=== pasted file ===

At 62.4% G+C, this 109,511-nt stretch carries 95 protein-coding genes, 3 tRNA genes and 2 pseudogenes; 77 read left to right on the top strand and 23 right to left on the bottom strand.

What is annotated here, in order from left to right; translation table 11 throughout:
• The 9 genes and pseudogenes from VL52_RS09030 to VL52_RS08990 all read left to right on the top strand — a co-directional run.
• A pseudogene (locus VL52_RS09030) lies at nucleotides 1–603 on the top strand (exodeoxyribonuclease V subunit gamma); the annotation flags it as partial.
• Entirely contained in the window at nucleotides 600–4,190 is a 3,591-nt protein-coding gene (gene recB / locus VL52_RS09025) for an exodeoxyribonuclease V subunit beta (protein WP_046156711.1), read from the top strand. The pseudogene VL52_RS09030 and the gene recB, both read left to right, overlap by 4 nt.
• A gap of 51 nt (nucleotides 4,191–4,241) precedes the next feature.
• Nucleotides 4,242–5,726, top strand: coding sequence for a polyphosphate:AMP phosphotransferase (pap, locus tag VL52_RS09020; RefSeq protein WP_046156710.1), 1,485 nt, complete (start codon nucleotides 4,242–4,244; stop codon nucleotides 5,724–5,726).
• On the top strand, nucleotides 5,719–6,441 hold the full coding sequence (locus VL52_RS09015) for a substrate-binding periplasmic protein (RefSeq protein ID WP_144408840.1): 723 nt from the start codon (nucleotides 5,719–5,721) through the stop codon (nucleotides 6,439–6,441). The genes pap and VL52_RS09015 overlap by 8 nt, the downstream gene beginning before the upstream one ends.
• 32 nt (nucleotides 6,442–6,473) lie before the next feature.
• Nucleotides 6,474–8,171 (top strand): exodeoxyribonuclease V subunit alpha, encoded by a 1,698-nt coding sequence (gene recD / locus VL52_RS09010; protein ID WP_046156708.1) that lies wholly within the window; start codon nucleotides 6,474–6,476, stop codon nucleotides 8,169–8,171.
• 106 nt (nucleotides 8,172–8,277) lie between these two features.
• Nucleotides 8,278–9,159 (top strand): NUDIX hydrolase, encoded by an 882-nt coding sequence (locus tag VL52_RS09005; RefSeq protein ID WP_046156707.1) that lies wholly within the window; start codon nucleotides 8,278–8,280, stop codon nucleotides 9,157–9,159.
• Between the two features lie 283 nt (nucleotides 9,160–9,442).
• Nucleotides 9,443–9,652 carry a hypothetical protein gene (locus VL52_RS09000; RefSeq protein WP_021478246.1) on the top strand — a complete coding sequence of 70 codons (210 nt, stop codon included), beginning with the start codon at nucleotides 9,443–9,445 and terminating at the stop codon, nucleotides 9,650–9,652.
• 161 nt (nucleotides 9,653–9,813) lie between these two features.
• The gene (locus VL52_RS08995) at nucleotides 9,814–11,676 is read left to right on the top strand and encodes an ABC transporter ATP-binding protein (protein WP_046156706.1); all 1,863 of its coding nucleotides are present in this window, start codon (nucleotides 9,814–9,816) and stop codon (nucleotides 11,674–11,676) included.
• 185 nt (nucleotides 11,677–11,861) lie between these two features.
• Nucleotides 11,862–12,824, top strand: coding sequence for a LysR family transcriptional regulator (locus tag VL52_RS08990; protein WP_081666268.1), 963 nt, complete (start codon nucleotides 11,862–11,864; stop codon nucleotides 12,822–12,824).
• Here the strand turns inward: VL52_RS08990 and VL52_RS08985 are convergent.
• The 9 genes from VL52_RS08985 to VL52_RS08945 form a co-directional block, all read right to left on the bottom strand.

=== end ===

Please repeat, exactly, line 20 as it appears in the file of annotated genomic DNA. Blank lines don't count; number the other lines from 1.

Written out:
• The 9 genes from VL52_RS08985 to VL52_RS08945 form a co-directional block, all read right to left on the bottom strand.